Instead of an external device, according to claim 14 a completely external bus system or network may also establish a communication link to gain access to elements of the bus system or network.
 Exemplary embodiments of the present invention are illustrated on the basis of the drawing.
FIG. 1 shows the network topology of a bus system,
FIG. 2 shows different network elements,
FIG. 3 shows the authentication on the bus manager.
 The present invention is illustrated on the basis of the serial bus system according to the IEEE standard 1394 , reference also being made to the expansion according to HAVi specification . Before the actual explanation of the present invention, the IEEE standard 1394 and the HAVi specification will be discussed to facilitate an understanding. In addition, a few terms will be explained.
 The various terminals (nodes) are connected either via a 4-6-stranded cable or an optical fiber 1 according to FIG. 1. A node may optionally be designed as a terminal (leaf) 200 or as a relay node (branch) 300, 400. The top node is called the root. Due to the use of different types of nodes, a suitable topology of the network may be constructed. A leaf receives information packets and processes them if the destination address of the packet matches its own. A branch must additionally send all the packets it receives at one port to all the other ports.
 According to IEEE 1394, the network is self-configuring, i.e., after being turned on or after a reset, all the nodes send out selected information about themselves into the network. This information is received by all nodes. A node may be designed in such a manner that it is able to assume additional administrative functions for the network (bus management). To do so, it collects all the information from the other nodes, processes it and stores it internally in a suitable way. If a plurality of nodes have bus management capabilities, there is a competition procedure from which one node emerges as the victor and then assumes the function of bus management.
 In addition to the methods described in the IEEE 1394 specifications, there is the bus-independent expansion HAVi which is suitable for use in an IEEE 1394 network. In particular, remote control of devices from any other point in the network is described in the HAVi specification. To do so, a distributed model is described, in which control of the devices is performed by control modules, called device control modules (DCM). These DCMs run as software elements on the device which wants to perform control functions on another device. Each DCM is specific for a certain device or a class of devices. Another group of software elements are the “functional component modules” a plurality of which may be arranged in a hierarchy beneath a DCM and are responsible for control of a specific functional part of a device.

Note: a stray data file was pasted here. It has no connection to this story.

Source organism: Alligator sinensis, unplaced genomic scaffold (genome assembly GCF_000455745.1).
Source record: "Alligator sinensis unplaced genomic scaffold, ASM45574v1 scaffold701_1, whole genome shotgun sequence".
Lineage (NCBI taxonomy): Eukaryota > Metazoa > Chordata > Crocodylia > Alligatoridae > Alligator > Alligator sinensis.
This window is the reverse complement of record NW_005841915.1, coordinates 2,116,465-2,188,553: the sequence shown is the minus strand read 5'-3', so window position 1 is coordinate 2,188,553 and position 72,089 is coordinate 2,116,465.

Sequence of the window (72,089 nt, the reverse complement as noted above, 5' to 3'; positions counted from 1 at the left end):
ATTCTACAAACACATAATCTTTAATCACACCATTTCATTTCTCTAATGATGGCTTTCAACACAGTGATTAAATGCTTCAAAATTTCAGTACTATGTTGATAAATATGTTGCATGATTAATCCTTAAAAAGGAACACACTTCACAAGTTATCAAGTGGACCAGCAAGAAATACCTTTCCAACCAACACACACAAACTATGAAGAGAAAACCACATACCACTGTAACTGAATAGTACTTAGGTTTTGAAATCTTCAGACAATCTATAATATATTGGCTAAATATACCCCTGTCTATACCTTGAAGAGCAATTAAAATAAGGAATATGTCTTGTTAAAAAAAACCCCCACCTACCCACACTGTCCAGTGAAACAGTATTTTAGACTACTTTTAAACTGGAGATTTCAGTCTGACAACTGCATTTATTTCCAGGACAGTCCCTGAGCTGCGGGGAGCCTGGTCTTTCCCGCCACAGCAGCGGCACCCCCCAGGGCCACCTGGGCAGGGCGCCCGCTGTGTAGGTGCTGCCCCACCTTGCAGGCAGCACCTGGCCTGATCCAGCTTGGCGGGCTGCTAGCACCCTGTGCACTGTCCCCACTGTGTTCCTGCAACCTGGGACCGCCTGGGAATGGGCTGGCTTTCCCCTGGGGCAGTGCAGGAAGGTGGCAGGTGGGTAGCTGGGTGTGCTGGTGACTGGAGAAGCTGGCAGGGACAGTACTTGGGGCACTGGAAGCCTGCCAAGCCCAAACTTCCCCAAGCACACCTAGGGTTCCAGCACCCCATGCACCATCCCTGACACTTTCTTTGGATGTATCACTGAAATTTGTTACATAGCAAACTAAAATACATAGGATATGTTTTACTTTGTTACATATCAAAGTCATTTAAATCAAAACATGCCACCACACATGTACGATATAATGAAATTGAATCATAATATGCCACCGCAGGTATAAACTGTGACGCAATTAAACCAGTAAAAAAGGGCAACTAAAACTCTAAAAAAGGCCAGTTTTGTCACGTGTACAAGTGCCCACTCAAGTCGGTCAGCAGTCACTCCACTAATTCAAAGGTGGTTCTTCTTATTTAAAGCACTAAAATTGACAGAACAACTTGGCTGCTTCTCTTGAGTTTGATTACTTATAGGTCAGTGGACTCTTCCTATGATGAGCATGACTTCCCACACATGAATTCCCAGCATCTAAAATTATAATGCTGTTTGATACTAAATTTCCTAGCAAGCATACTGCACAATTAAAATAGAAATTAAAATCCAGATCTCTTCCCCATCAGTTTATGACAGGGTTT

The function of a gateway is to connect two networks together. A distinction is made as to the network layer on which this connection is performed (see ISO/OSI layer model). Thus, a gateway which includes only the first layer (physical layer) is essentially only a converter of physical givens, i.e., an electro-optical converter, and the actual data are not altered there. A gateway which also includes higher layers additionally interprets certain data fields and, if necessary, alters them in accordance with the requirements of the destination system, e.g., an address conversion of the destination address and source address may be performed if the two connected networks use different addressing schemes.
 A firewall protects the network from unauthorized access from another network, e.g., from one subnetwork to another subnetwork.
 In authentication, a communication participant provides evidence of its own identity to another communication participant.
 The globally unique identifier (GUID) is a number specified in the IEEE 1394 standard composed of a 24 bit-long manufacturer identification and a 40 bit-long number selectable by the manufacturer. The manufacturer identification is assigned unambiguously by the IEEE on request. The GUID is stored in a fixed manner in a device that conforms to IEEE 1394 standard and identifies it unambiguously.